White House press secretary Josh Earnest lashed out at Republican lawmakers Monday for inviting Obama aide Ben Rhodes to testify in a congressional hearing this week on the Iran nuclear deal, calling opponents of the nuclear accord in Congress liars who are deceiving the public about its content.
Fox News correspondent Kevin Corke asked Earnest at the White House daily press briefing if it would be 'instructive if not enlightening" for Rhodes, the president’s deputy national security adviser for strategic communications, to appear before Congress to discuss the Iran deal.
'Ben Rhodes is the person who told the truth about the Iran deal, and it’s Republicans who are either badly misinformed or outright lying about the Iran deal," Earnest said in response.
Rep. Jason Chaffetz (R., Utah) invited Rhodes last week to testify at a May 17 hearing on the Iran deal. The invitation came shortly after a lengthy New York Times profile of Rhodes was published in which the communications guru is quoted describing how he created a false narrative to pass the agreement amid strong congressional opposition. The Obama administration has since come under fire in recent weeks over possibly deceiving the media and the American public to sell the Iran deal as it was being debated in Congress. Rhodes has not yet responded to the invitation but will reportedly skip the hearing.
Earnest defended Rhodes on Monday and argued that Republicans are the ones who have twisted facts about the nuclear accord.
'We have all of the available evidence that’s necessary to evaluate who was telling the truth on the Iran deal and who wasn’t," Earnest said. 'There are members of the [House Oversight] Committee who are not telling the truth on the Iran deal. So, again, if they want to hold a hearing, and they think it would be useful to get to the bottom of why they were so wrong about the Iran deal, then they’re welcome to do that."
Earnest told reporters everything that Rhodes said about the Iran deal turned out to be true while GOP lawmakers engaged in deception.
'So you think that it’s going to be a fair deal for people who lied about the Iran deal to question the person who told the truth?" Earnest asked Corke. 'I don’t really understand why getting to the bottom of who lied about the Iran deal requires somebody who told the truth about the Iran deal to participate. Let’s just swear the liars under oath, and let’s see what they have to say for themselves."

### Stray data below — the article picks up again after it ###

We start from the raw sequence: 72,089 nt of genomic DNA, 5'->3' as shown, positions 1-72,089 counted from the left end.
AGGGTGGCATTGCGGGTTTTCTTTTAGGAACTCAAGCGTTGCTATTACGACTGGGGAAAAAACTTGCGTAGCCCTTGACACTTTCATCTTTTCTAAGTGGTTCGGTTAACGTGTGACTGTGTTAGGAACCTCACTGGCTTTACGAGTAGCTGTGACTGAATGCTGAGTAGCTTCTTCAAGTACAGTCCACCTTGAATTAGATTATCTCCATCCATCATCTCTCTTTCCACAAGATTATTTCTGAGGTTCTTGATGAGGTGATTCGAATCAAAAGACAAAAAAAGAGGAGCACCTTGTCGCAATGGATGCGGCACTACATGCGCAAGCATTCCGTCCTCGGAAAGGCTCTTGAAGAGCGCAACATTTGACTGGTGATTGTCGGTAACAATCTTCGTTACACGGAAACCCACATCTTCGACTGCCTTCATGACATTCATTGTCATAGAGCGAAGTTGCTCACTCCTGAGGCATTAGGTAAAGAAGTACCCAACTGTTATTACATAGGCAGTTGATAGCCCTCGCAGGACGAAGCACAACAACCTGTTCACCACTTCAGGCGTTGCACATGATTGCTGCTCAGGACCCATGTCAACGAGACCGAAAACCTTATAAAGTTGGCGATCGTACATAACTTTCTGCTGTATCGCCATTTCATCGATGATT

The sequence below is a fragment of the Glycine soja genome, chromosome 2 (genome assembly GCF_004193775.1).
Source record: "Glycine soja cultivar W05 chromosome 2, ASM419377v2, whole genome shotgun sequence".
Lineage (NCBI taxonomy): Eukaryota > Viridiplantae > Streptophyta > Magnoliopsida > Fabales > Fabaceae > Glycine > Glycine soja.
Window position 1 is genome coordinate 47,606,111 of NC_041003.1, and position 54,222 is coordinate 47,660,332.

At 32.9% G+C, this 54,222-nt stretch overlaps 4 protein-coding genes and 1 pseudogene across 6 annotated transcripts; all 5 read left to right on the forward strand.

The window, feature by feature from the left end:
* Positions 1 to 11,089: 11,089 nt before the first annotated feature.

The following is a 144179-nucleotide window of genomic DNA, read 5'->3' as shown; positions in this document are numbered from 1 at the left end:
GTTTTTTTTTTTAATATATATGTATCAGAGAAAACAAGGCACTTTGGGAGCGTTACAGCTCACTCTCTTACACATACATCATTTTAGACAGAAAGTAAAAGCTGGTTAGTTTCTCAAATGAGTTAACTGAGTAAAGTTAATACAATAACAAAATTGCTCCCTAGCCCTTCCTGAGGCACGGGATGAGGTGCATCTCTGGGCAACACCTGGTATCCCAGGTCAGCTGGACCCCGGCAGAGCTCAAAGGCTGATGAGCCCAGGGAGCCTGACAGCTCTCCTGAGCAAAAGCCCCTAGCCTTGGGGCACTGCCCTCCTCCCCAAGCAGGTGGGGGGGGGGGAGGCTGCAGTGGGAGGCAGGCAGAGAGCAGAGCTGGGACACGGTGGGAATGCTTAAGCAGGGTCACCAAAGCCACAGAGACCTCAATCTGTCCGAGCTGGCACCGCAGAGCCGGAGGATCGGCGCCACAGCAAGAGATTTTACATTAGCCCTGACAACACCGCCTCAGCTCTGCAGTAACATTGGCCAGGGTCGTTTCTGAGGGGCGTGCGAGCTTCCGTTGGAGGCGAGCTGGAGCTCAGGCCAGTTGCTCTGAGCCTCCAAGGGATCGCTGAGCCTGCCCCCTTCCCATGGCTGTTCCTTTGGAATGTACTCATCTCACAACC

Earnest singled out Sen. Tom Cotton (R., Ark.), suggesting he is a liar by arguing that he presented information about the deal that was not true. Cotton has been a vocal critic of the agreement who is on Chaffetz’s list of witnesses to testify this week.
Earnest then went through certain aspects of the agreement to make the case that it prevents Iran from getting a nuclear weapon.
'I’m not trying to relitigate the conversation," Corke said. 'I’m just wondering if there would be more clarity if a guy of Ben Rhodes’ ... intimate knowledge of the details, if that wouldn’t be helpful. And if it would be, why not make him available?"
In response, Earnest listed past instances when administration officials spoke with members of congress about the content of the detail and provided them information.
'So, if it were a matter of just one hearing that would convince Republicans to stop lying or at least to start telling the truth when it comes to the Iran deal, then presumably that would have happened in one of the first 3o or so meetings we had with them," Earnest said. 'So I’m not sure that the 31st hearing in 18 months is going to get them to straighten up and act right."
Earnest was asked about Rhodes testifying on the Iran deal last week and gave a similarly frustrated response in which he defended the deputy national security adviser and suggested Republicans were the ones guilty of deception.